Review of American Teen

Review of American Teen directed by Nanette Burstein
Rating *****

This is a great documentary. Just about everyone can find something or someone who they can identify with. I haven't been to high school in a few years, okay a few decades, but some things never change. And what's true in high school is also true out in the real world. The same personality traits developed in high school can be found in any business environment.

An early concern I had going into the film was that it was going to have a Big Brother-like reality show feel. After all, how can anyone act natural knowing that your every move is being monitored by a camera and sound crew? But this film is far above any reality show. It really is a voyeuristic experience. The kids in the film seem to be oblivious to the camera.

If there are any lessons to be learned from this film, it's that people can change. I know from my own experience that things changed for me once I left high school. Going to college gave me a fresh start.

While the kids were the focus of the film, there were other stories to follow. The story of Erica and how her innocent attempt to get attention by sending a topless photo of herself to her boyfriend resulted in cruel attacks by her fellow students. Her photo had spread throughout the school at lightening speed thanks to the Internet and the easily transferable jpg file. I felt sorry for her because she was a beautiful girl who had to endure a lot of humiliation. Then there were the stories of the less than supportive parents. Like Colin's dad whose pressure on his son to get a basketball scholarship almost backfired.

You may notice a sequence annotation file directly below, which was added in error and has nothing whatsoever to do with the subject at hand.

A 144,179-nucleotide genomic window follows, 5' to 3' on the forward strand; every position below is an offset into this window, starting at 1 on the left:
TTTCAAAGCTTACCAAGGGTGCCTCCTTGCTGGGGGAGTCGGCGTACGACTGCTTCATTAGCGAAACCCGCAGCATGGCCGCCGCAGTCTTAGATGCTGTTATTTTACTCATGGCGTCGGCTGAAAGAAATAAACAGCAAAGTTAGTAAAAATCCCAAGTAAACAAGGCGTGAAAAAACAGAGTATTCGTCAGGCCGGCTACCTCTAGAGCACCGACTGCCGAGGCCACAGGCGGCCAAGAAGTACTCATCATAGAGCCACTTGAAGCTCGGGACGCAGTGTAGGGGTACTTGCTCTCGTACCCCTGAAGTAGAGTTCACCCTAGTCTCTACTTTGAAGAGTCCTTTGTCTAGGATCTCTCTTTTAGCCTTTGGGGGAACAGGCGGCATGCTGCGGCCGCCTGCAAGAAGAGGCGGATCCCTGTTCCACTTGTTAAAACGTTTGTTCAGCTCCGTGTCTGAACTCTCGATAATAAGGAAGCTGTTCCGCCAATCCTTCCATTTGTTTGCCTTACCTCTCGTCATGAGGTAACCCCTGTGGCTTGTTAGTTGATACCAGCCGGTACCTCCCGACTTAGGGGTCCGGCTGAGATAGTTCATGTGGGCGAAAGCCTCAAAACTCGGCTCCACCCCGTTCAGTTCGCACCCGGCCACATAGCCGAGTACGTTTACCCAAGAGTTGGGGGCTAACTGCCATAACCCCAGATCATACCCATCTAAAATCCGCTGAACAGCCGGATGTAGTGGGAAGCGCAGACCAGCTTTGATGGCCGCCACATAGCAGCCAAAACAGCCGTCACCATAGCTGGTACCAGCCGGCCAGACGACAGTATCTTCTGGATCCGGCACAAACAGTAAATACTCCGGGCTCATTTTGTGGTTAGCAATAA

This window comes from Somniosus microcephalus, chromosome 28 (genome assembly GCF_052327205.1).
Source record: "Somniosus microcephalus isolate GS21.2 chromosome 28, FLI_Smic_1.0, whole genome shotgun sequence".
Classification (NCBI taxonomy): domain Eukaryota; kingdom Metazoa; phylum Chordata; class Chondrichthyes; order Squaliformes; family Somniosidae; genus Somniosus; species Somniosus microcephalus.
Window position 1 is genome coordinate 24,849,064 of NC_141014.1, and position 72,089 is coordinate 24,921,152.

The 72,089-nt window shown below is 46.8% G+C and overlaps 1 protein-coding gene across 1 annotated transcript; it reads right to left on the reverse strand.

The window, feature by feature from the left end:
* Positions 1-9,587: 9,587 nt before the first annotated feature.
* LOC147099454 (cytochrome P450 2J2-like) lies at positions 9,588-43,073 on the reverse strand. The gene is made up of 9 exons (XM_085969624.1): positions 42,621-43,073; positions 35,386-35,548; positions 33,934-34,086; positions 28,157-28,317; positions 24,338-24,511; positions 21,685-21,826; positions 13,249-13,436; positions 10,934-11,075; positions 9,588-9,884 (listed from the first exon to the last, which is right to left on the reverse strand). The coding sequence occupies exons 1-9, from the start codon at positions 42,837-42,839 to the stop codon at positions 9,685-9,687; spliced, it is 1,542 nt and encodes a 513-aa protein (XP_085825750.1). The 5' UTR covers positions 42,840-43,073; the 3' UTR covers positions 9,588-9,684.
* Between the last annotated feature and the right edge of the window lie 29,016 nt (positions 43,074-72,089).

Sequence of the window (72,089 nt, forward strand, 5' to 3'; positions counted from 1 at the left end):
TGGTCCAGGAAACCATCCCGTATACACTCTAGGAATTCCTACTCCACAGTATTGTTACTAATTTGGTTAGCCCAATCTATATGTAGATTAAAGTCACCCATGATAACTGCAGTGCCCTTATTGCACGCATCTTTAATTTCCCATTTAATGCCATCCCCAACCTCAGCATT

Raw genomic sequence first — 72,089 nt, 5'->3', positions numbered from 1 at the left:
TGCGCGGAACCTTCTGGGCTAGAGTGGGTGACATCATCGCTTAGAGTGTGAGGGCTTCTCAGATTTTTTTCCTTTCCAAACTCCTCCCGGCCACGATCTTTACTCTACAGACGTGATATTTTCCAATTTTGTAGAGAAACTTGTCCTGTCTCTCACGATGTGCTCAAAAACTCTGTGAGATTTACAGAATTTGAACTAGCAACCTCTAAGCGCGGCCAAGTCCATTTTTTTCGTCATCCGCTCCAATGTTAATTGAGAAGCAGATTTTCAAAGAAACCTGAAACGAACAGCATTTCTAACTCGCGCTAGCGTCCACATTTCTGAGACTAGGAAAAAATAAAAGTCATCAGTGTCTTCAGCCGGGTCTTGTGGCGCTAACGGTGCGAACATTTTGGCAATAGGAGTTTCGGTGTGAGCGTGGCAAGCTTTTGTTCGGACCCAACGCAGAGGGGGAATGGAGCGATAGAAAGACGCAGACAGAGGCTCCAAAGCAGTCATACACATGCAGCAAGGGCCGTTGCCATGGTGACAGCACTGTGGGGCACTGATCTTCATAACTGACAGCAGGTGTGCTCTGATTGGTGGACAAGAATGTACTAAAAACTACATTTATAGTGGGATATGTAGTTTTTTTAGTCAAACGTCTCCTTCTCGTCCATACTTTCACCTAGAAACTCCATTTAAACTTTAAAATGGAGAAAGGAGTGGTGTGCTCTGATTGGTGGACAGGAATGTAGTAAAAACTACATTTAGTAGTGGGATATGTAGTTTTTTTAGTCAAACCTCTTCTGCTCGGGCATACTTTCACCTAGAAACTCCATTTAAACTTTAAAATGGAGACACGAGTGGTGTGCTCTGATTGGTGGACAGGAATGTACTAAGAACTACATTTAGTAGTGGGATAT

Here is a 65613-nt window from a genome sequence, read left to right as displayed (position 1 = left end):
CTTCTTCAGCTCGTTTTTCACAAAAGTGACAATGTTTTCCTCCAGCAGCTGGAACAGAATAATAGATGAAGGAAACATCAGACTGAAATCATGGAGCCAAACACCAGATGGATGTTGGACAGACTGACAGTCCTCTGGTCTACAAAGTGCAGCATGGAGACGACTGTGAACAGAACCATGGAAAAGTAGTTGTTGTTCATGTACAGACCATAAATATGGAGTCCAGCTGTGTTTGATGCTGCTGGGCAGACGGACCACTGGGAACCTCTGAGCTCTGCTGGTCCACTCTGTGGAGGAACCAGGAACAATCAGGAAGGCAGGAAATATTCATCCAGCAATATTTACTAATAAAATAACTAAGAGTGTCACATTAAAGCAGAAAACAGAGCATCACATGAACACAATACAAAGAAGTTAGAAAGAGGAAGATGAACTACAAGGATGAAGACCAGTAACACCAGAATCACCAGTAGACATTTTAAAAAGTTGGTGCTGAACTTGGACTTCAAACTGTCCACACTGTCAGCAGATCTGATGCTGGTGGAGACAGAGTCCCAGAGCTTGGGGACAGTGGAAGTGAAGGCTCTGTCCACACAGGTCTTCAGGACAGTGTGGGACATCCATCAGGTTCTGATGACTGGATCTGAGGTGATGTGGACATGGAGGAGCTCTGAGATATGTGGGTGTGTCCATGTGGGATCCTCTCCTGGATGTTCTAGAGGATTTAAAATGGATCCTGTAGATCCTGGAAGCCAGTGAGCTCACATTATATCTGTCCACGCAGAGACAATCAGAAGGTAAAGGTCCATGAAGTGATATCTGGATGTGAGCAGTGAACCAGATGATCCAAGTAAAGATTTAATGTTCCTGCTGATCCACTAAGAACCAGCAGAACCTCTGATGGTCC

Of all the seven kids that were followed during their final year of high school, I most identified with Hannah. She is a creative type like me and an independent sole. I just know that she is going to accomplish her goals. When she set off for San Francisco with only a dream and not much more, I cried along with her.

Life is not always fair. All of the kids in the film experience failure of one sort or another and they all manage to rebound. You just know that there will be a follow-up film ten years down the road to see how everyone is doing.

The DVD had a few extras but was lacking an audio commentary, which I would have liked to have heard. You can watch some trailers at www.americanteenthemovie.com.

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